Reports say a Greek-owned ship flying with the flag of Malta was hit by a missile launched by the Iran-backed Houthi rebels while sailing off the coast of Yemen.
The ship was reported to be a dry bulk vessel, Zografia, and it sustained minor damage, maritime sources told the Reuters news agency.
According to Vulcanis Technical Maritime Enterprises, with headquarters based in Piraeus port, all twenty-four foreign nationals of the vessel’s crew are safe and unharmed. The crew is comprised of three Filipinos, twenty Ukrainians, and one Georgian national.
The United Kingdom Maritime Trade Operations (UKMTO), which is part of the Royal Navy and advises on maritime security for merchant ships, reported that the incident occurred approximately a hundred nautical miles northwest of Salif.
“Vessels are advised to transit with caution and report any suspicious activity to UKMTO,” the organization said on X.
Al Arabiya reported the bulk carrier was targeted and impacted with a missile while transiting northbound.
British maritime security firm Ambrey says a Malta-flagged, Greek-owned, bulk carrier was reportedly targeted and impacted with a missile while transiting northbound approximately 76 nautical miles northwest of Yemen’s #Saleef. pic.twitter.com/1EreVNHhgf
— Al Arabiya English (@AlArabiya_Eng) January 16, 2024
The ship, which has visited Israel since the outbreak of war in Gaza and was headed to the Suez, changed course and headed to port after the incident, British Maritime Security firm Ambrey said.
Greek ships along with dozens of others have been targeted off Yemen
On Monday, the group hit an American-owned cargo ship with a ballistic missile in defiance of a wave of US and UK strikes on Yemen.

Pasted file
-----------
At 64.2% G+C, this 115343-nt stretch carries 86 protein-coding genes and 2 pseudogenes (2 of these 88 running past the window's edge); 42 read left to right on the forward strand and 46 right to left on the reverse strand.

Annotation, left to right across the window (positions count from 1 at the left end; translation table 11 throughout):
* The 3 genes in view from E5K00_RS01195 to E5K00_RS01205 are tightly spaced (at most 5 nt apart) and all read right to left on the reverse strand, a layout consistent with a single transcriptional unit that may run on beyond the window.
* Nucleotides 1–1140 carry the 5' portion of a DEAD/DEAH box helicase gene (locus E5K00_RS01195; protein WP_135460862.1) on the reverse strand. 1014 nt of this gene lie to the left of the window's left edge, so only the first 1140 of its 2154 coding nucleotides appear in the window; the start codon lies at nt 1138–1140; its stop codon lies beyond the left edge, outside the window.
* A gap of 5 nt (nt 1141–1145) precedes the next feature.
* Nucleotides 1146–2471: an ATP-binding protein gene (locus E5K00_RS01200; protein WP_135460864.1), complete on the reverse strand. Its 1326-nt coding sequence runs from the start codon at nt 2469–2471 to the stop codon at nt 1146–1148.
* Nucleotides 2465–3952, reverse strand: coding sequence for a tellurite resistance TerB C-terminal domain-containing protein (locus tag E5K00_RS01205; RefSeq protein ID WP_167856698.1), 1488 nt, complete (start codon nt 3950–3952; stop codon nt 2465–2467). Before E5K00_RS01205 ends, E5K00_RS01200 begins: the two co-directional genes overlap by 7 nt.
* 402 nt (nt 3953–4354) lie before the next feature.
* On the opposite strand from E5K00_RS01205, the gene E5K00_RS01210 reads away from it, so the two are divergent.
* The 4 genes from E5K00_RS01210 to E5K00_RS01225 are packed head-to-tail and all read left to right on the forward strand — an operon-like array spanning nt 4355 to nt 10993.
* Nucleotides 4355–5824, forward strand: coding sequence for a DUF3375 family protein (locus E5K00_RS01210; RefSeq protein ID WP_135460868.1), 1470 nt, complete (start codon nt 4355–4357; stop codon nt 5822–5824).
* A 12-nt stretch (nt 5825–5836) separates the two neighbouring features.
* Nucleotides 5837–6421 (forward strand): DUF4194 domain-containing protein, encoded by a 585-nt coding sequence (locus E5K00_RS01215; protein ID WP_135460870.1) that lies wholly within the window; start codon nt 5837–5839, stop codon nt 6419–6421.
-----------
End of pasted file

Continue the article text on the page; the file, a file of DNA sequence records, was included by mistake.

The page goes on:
The strike against the Marshall Islands-flagged Gibraltar Eagle container ship represented a widening of the theater of war beyond the Red Sea to the Gulf of Aden.
The strike hit the cargo hold of the ship, and while it was thought to have caused no major damage, this will add to fears that the US and UK strikes on Houthi targets in Yemen have not degraded the militia group’s ability to threaten commercial shipping.
The Houthis, an Iranian-backed Shia group that has been battling for control of Yemen for more than twenty years, say the more than thirty attacks on commercial shipping over the past six weeks are part of an effort to put pressure on Israel to allow more humanitarian aid into Gaza.
The Houthis’ chief negotiator, Mohammed Abdulsalam, said on Monday that the group’s position had not changed after the US-led strikes. He indicated that strikes would continue on ships heading to Israel. “Our position on the events in Palestine and the aggression against Gaza has not changed and would not change, neither after the strike nor after the threats,” he said.
“The attacks to prevent Israeli ships or those heading to the ports of occupied Palestine are continuing,” he added.
Disruption of world trade
Much of the world’s oil and natural gas originates from the region, and the Red Sea is used to transport roughly fifteen percent of the world’s shipping traffic.
With Houthis attacking dozens of ships since the war in Gaza erupted, trade flows have been hit at a time when supply strains and low demand are putting pressure on prices globally.
Some major shipping lines and oil giant BP have already diverted vessels around southern Africa, adding time and costs to journeys rather than risk going through the Red Sea.
If the crisis continues, the increased costs of oil and goods may be passed on to consumers in stores and at the petrol pump.